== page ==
A spokesperson told that the name change committee “is made up of individuals with diverse roles, identities, backgrounds, areas of expertise” and that it “is making excellent progress “towards identifying” names that will do no harm, that will represent the university community in the future and create new possibilities to define our institution.

But Miranda Black, an Indigenous student of Mohawk ancestry from the Bay of Quinte who was originally on the committee, had serious problems on its composition and resigned. (The university says that when Black was appointed, the committee included three Indigenous peoples: a faculty member, a staff member, and a student. A new Indigenous student has since been appointed.) members were asked to sign – limiting what they could say about public meetings was another of Black’s concerns. “I couldn’t be responsible using the confidentiality agreement,” she told She remembers speaking to a Six Nations grandmother about her residential school experience: “I can’t say I’m not responsible to this woman when deciding on a name that’s supposed to be better for her and his community. “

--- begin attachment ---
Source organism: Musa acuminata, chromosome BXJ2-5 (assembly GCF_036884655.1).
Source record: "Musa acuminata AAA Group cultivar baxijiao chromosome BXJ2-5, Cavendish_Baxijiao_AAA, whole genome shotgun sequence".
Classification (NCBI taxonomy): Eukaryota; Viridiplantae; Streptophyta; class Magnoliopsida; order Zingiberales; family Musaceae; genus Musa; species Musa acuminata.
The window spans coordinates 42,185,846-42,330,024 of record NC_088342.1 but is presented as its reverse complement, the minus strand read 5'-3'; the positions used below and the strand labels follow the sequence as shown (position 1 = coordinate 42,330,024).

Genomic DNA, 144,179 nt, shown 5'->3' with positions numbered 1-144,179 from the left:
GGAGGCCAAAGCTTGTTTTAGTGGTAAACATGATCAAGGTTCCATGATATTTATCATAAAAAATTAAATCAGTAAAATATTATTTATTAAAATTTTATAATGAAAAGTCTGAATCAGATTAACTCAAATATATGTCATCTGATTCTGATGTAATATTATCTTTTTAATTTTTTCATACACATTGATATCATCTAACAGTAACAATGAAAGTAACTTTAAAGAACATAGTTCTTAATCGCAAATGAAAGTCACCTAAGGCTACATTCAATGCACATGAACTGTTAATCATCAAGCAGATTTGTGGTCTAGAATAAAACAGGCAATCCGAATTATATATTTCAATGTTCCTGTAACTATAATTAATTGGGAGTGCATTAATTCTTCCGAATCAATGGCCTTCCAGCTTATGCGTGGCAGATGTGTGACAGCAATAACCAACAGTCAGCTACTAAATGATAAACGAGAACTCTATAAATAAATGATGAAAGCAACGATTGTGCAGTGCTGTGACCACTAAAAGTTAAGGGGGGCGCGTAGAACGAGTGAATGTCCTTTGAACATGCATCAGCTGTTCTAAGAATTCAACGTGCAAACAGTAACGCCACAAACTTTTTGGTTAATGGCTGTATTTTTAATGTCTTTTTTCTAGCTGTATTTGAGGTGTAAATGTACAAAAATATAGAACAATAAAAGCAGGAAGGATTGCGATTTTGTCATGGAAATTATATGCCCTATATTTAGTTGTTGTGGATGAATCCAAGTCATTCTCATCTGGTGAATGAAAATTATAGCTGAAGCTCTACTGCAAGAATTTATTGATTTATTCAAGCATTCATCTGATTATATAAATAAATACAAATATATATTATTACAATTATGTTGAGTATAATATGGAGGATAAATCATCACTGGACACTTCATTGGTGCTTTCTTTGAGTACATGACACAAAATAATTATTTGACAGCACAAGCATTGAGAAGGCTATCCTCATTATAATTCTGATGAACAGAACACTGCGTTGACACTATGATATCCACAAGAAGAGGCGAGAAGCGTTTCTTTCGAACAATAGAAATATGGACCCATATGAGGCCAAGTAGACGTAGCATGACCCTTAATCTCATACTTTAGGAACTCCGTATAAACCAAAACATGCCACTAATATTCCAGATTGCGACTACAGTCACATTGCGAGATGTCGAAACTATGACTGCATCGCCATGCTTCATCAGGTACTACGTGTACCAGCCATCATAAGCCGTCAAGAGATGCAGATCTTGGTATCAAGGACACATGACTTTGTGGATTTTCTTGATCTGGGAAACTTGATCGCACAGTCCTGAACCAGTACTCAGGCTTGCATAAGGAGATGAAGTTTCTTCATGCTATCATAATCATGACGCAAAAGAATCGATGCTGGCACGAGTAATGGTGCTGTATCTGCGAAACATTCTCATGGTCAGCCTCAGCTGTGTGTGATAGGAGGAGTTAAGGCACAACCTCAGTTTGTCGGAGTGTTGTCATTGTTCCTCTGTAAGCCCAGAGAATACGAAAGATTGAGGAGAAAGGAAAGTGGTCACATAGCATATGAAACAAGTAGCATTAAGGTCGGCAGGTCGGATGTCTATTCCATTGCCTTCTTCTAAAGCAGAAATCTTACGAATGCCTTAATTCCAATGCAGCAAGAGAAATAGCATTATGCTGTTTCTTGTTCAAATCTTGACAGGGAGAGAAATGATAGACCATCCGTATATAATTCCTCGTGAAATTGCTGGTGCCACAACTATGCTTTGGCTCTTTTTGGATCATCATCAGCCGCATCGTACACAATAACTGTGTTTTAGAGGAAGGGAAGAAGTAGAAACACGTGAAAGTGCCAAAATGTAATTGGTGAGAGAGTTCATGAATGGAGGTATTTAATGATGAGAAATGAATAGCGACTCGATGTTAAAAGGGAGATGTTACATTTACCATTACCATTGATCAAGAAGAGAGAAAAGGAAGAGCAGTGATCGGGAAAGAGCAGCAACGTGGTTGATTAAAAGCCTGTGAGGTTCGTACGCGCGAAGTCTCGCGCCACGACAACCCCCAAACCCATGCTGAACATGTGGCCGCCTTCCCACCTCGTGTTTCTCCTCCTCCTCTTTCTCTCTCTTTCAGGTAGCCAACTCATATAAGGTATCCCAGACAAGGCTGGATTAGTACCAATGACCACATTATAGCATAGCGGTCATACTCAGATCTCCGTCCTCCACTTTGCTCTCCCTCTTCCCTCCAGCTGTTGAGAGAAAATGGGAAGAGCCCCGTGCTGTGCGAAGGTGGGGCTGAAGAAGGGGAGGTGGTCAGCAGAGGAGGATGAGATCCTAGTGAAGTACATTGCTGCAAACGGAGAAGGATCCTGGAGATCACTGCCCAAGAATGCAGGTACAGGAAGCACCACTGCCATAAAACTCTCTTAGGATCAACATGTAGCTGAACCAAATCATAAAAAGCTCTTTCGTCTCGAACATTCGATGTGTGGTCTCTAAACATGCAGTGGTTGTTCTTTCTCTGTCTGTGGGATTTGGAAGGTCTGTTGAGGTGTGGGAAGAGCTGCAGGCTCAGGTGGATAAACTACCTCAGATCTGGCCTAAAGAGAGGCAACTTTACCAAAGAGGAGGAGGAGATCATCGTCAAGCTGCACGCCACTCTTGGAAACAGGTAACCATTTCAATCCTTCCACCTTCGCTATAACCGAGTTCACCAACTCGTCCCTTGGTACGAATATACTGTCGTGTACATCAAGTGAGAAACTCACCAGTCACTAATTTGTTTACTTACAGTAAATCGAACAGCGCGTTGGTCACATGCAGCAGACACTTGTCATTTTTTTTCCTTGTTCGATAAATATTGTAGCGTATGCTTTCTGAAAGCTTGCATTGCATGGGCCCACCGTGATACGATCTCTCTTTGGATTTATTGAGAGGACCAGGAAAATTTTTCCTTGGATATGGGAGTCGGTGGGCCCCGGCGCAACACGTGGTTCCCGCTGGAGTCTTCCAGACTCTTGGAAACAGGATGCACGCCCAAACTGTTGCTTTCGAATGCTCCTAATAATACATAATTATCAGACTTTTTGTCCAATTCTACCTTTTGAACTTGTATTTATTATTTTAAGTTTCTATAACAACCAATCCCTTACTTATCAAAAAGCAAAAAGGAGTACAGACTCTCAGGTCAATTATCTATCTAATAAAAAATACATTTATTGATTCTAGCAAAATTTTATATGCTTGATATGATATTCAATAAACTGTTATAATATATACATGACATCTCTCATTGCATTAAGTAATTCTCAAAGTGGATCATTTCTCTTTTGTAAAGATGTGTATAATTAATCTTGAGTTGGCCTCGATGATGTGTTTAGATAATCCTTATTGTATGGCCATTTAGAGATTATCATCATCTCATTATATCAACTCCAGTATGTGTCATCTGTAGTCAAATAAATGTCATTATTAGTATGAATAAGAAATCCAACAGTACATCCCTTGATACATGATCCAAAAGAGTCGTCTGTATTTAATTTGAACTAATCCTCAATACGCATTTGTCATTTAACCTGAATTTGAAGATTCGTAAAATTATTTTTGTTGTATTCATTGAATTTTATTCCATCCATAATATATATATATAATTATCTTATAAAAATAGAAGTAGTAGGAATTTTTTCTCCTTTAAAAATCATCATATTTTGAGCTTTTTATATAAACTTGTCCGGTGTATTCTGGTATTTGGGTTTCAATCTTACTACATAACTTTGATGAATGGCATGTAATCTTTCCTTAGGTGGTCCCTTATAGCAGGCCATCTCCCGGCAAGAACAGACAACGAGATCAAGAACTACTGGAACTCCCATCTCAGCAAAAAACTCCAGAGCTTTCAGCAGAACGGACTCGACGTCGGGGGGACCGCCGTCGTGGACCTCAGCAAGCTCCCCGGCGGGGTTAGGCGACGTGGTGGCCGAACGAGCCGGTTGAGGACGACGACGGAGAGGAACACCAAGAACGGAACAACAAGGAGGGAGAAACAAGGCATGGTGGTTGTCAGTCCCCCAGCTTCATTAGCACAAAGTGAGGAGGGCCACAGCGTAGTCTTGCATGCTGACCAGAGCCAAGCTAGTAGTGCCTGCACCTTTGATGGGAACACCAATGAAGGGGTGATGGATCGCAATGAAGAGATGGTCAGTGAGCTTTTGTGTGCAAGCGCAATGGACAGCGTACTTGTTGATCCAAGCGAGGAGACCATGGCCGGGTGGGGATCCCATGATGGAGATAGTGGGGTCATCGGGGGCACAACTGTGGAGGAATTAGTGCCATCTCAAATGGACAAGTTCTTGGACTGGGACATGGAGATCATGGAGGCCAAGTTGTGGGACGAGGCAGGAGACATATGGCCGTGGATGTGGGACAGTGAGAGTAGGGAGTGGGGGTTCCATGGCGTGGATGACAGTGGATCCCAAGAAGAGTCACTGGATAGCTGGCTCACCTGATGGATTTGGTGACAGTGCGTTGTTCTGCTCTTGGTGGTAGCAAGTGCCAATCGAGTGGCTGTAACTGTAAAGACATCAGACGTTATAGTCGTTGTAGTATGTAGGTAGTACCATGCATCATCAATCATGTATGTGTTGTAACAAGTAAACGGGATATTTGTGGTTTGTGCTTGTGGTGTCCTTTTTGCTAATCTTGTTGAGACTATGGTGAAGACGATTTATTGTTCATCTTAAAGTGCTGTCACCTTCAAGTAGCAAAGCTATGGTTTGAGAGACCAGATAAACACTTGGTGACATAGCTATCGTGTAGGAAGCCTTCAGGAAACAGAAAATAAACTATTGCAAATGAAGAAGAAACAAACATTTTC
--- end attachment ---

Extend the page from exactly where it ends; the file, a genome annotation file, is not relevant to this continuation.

The Agenda segment, June 3, 2021: Dealing with the Legacy of Indian Residential Schools in Canada

The university spokesperson, however, said such agreements are commonplace for committees and allow “all committee members to actively participate in meetings, contribute to discussions and allow perspectives to evolve. throughout the process “. Most of the committee’s documents, she adds, will eventually be available to the public.

Remembering who the name change process is for is essential, say Black and Howden. “This is not a publicity stunt,” said Black. “This is not for the gratification of the people involved in the name change committee; it is not for the gratification of the school itself. Elders from local Indigenous communities should be at the heart of any Indigenous name change process, says Black. “That leadership should be on these name change committees.” Howden says change should be led by the communities most affected by Ryerson’s legacy: “In my mind, it’s blacks and aboriginals. They add that the university task force found that some of Egerton Ryerson’s work supported school segregation and resulted in poorer education for black Ontarians.

When asked if the renaming committee would consult with these communities, the Ryerson University spokesperson said, “We have contacted both the Mississaugas of the Credit and the Haudenosaunee Confederacy as part of our outreach to the community. “